Aluminum boat bench seats

Discussion in 'Boat Repair Help' started by countryboy32c, Aug 23, 2009.

  1. countryboy32c

    countryboy32c New Member

    Messages:
    114
    State:
    Lansing, KS
    I bought an aluminum flat bottom. The pop rivets that hold the bench seats to the boat are popping loose how hard is this to fix and how would i go about it? And does this hurt the boat any?
     
  2. 320hotrod

    320hotrod New Member

    Messages:
    356
    State:
    KCMO
    I lost a few rivets on an older Lowe I had years ago, and paid a feller to repair for me. After watching him, I bought my own rivet gun and saved mucho dinero on future repairs. What I learned was to make sure the areas are flat around the rivet holes, the holes are not wallowed out, and the rivet is sized correctly fo rthe hole, especially if you have to drill it out to make it round again. Manual rivet guns are inexpensive, pneumatic are a bit more but imo much better. Don't forget to use rubber sealant if you have thru-hole repairs, and good luck!
     

  3. Jollymon

    Jollymon Well-Known Member

    Messages:
    4,619
    State:
    Wilm .N.C
    Rick ,the seats in the boat do add to the strength of the boat ,so if you repair them u will be adding strenght back to the boat
     
  4. countryboy32c

    countryboy32c New Member

    Messages:
    114
    State:
    Lansing, KS
    I was told to put the sealer around the hole before i rivet it does that make a difference?
     
  5. 320hotrod

    320hotrod New Member

    Messages:
    356
    State:
    KCMO
    More importantly, you want to put the sealant between the panels to be rivetted.
     
  6. gilmafam

    gilmafam Well-Known Member

    Messages:
    5,466
    State:
    California
    I'd say its best to use the sealer.... I did not rivet my alum boats... I just drilled a 1/4 hole and put stainless screws in with lock nuts on the inside..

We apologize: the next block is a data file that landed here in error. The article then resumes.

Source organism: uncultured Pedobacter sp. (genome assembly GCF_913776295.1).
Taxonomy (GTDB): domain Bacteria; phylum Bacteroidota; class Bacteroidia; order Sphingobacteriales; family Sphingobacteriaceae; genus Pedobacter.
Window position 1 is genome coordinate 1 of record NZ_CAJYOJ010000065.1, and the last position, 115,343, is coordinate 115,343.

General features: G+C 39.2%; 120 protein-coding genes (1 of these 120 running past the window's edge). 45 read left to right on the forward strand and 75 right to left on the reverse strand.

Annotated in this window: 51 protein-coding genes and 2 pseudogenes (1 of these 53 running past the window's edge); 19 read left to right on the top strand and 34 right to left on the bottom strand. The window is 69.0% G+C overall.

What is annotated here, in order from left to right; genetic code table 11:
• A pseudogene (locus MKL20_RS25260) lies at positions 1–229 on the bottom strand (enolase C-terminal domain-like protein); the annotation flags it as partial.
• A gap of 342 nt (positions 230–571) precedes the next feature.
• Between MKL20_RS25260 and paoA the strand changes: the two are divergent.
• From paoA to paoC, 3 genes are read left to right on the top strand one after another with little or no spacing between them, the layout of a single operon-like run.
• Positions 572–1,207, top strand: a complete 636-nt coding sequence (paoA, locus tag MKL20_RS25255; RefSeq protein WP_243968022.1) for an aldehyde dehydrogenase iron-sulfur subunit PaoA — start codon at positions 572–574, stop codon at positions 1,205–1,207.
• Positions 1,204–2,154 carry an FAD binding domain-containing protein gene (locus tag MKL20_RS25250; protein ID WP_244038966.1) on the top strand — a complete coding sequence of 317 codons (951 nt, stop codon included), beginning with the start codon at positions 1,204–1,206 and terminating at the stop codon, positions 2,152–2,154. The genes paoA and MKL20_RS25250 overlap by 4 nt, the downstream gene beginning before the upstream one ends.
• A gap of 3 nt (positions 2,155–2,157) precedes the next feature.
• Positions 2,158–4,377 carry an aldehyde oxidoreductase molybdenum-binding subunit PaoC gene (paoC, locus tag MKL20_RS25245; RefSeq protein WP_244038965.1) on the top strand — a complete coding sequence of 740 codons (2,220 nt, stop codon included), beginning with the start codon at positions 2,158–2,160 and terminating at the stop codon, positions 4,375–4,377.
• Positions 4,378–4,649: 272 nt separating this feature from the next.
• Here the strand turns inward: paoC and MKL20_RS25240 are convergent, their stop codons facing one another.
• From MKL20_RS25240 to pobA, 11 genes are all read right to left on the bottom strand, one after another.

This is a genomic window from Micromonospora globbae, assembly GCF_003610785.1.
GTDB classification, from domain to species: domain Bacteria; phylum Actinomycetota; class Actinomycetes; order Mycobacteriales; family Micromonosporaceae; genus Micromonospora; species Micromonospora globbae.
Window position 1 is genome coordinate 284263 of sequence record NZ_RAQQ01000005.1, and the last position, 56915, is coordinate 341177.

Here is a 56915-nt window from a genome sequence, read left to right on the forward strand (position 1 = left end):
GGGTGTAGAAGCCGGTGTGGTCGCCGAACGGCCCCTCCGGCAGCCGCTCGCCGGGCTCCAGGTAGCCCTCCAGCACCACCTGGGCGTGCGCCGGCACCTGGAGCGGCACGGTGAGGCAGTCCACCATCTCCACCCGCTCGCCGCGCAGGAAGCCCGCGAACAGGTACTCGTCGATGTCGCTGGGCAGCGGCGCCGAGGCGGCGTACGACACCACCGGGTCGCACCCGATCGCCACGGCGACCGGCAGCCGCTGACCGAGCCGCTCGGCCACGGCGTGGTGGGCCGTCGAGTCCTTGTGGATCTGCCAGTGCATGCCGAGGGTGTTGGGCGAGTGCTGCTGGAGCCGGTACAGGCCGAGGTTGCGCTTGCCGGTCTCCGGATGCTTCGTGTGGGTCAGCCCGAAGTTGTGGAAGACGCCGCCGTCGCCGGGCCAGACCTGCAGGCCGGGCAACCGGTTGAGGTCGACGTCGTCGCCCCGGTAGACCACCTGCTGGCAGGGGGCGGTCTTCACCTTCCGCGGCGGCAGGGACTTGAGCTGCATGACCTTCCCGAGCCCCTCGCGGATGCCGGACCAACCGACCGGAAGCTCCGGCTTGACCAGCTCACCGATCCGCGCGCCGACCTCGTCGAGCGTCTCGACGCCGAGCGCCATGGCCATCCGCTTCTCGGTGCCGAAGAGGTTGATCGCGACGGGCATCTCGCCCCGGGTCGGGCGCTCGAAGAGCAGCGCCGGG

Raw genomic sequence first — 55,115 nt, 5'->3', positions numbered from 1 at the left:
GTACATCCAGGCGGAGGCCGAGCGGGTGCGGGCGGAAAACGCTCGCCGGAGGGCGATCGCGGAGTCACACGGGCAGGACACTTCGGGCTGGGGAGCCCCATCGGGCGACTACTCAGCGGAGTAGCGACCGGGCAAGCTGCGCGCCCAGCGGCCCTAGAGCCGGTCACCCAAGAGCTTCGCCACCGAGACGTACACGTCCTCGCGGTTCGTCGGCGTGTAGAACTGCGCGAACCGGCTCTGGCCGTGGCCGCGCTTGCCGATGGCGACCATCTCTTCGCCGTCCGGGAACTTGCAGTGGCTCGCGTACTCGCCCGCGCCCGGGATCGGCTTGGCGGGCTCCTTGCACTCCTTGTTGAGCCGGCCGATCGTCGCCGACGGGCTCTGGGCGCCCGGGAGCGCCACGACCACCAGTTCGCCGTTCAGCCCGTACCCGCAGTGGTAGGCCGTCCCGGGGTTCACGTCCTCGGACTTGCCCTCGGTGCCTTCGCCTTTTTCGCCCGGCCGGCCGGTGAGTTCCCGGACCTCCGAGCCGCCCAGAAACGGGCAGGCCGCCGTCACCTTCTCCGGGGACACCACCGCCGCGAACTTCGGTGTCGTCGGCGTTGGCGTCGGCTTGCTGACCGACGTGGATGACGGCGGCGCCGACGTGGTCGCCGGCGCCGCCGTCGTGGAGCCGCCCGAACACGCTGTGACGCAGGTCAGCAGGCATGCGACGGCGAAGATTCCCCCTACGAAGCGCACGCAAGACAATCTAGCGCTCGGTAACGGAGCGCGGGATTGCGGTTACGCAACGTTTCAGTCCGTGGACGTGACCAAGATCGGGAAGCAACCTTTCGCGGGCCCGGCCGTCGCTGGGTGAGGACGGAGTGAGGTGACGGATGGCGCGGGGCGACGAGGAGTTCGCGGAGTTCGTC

Takes a friend to help you... but did my 12' semi vee that way when I moved the seats around and other modifications...

    just put the RTV silicone sealer on the 1/4-20 machine screw and tighten it up....

    I've just taken a photo to show what I have done.... actually it is the rib that is bolted now...as seen by the "slot-head" screws... then, on the inside is one of the ribs with the nylon lock nut

    baot is un-painted on the outside... but grey on the inside to keep things cooler....:cool2:

    Good luck

    bayrunner Ray
     
  7. 320hotrod

    320hotrod New Member

    Messages:
    356
    State:
    KCMO
    I see you've got the same OCD as me; gotta align all the screw slots in the same direction!
     
  8. catman-j

    catman-j New Member

    Messages:
    1,020
    State:
    Eastern Nebr


    :smile2::smile2::smile2::smile2::smile2::smile2:
     
  9. Bubbakat

    Bubbakat New Member

    Messages:
    4,532
    State:
    McMinnvill
    I agree with Ray. That is a good way to permently fix the rivits but I would use 3M-5200 sealant. I have used both and 3m is the only one that has holding power and sealing power below the water line. It takes it about 72 hrs to dry but you can't beat it.
     
  10. cantstopgrandma

    cantstopgrandma New Member

    Messages:
    955
    State:
    MD
    BubbaKat is right, 5200 is the stuff. I've seen professional contractors use it on roofs with excellent results.
     
  11. Mark J

    Mark J New Member

    Messages:
    9,407
    State:
    Four Oaks, NC
    5200 can take up to a week to fully cure.
    You can also go with the 4500. Cures quicker.

    Don't get real happy with sealing things with 5200. You can tear a boat apart trying to get what you glued down off:big_smile:

    I've seen outboards that were sealed to the hull of a boat with 5200. When the motor was taken off the transom was delaminated. Bad day on the boat yard.

    5200 permanent
    4500 semi permanent.